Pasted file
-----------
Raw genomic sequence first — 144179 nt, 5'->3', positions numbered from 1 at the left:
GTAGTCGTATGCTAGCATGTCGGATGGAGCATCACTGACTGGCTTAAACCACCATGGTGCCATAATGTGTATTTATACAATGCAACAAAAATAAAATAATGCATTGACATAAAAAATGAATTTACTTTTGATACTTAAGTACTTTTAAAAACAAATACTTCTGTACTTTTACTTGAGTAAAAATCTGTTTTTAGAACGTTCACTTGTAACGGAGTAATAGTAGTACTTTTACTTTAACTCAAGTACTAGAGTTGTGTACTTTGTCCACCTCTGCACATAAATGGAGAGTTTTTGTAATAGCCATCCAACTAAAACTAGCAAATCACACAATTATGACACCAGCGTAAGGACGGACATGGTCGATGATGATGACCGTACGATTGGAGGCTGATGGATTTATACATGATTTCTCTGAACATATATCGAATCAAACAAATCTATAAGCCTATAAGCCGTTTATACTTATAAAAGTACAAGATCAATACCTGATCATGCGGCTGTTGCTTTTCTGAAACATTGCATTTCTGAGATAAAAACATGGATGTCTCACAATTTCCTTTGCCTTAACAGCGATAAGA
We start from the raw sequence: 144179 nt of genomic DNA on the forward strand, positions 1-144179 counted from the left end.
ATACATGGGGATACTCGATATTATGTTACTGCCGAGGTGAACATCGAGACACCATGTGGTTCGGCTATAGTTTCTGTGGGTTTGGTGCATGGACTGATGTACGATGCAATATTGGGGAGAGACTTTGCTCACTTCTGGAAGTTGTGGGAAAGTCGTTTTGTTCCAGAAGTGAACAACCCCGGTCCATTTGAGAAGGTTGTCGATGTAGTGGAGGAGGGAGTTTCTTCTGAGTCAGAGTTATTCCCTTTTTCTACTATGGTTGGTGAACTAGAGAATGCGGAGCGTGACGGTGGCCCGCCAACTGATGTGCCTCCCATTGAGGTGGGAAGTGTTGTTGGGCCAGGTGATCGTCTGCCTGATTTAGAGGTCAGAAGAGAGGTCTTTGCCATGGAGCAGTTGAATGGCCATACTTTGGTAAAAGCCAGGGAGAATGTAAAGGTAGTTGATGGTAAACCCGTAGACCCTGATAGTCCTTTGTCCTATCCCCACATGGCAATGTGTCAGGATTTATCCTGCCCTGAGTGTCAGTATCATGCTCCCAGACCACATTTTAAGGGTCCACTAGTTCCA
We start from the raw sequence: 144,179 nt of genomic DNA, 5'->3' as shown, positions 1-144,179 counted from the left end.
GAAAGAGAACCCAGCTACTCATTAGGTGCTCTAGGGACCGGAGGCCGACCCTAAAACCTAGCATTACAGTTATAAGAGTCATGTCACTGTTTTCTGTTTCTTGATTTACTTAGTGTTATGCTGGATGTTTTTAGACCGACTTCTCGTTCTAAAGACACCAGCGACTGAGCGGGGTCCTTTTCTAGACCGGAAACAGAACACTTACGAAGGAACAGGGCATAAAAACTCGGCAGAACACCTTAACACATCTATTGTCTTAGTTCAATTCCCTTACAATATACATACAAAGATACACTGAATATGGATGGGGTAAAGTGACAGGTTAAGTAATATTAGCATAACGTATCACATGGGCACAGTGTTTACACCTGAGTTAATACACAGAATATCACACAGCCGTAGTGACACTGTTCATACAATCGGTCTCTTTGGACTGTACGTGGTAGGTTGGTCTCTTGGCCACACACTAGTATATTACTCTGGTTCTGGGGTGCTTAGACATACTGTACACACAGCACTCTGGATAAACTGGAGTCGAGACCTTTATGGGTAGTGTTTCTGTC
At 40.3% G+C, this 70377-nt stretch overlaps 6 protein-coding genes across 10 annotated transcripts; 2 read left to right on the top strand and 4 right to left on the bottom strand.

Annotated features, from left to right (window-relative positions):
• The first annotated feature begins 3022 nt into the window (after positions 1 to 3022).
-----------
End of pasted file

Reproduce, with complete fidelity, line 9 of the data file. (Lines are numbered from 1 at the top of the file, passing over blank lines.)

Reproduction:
• The first annotated feature begins 3022 nt into the window (after positions 1 to 3022).